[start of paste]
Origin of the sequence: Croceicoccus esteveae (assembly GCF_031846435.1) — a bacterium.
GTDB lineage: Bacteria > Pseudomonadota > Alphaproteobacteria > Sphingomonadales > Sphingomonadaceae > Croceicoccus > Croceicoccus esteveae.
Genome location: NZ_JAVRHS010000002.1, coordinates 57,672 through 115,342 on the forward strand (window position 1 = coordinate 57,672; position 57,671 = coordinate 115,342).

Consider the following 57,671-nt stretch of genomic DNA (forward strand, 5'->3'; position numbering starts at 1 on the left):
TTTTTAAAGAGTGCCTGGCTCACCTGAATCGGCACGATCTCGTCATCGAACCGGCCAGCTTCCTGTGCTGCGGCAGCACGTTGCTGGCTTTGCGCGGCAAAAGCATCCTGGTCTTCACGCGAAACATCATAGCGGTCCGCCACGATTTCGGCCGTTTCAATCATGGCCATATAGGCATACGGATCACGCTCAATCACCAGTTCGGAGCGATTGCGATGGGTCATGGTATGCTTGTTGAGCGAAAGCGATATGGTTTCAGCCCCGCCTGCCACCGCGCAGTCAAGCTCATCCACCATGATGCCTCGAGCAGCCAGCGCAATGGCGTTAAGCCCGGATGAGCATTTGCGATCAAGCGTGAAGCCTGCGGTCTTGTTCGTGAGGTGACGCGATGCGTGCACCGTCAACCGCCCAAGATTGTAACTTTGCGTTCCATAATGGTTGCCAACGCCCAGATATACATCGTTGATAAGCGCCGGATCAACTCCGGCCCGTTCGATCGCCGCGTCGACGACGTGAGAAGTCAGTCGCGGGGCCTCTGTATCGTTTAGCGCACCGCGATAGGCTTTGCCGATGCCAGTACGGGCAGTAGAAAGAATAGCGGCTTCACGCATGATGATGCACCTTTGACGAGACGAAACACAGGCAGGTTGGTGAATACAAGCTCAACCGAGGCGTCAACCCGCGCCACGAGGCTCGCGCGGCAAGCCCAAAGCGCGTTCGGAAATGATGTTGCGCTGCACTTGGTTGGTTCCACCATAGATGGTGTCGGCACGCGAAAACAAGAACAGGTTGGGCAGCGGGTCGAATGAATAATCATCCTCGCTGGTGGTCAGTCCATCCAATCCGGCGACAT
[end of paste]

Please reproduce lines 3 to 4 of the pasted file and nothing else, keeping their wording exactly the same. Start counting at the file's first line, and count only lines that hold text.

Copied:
Genome location: NZ_JAVRHS010000002.1, coordinates 57,672 through 115,342 on the forward strand (window position 1 = coordinate 57,672; position 57,671 = coordinate 115,342).

Consider the following 57,671-nt stretch of genomic DNA (forward strand, 5'->3'; position numbering starts at 1 on the left):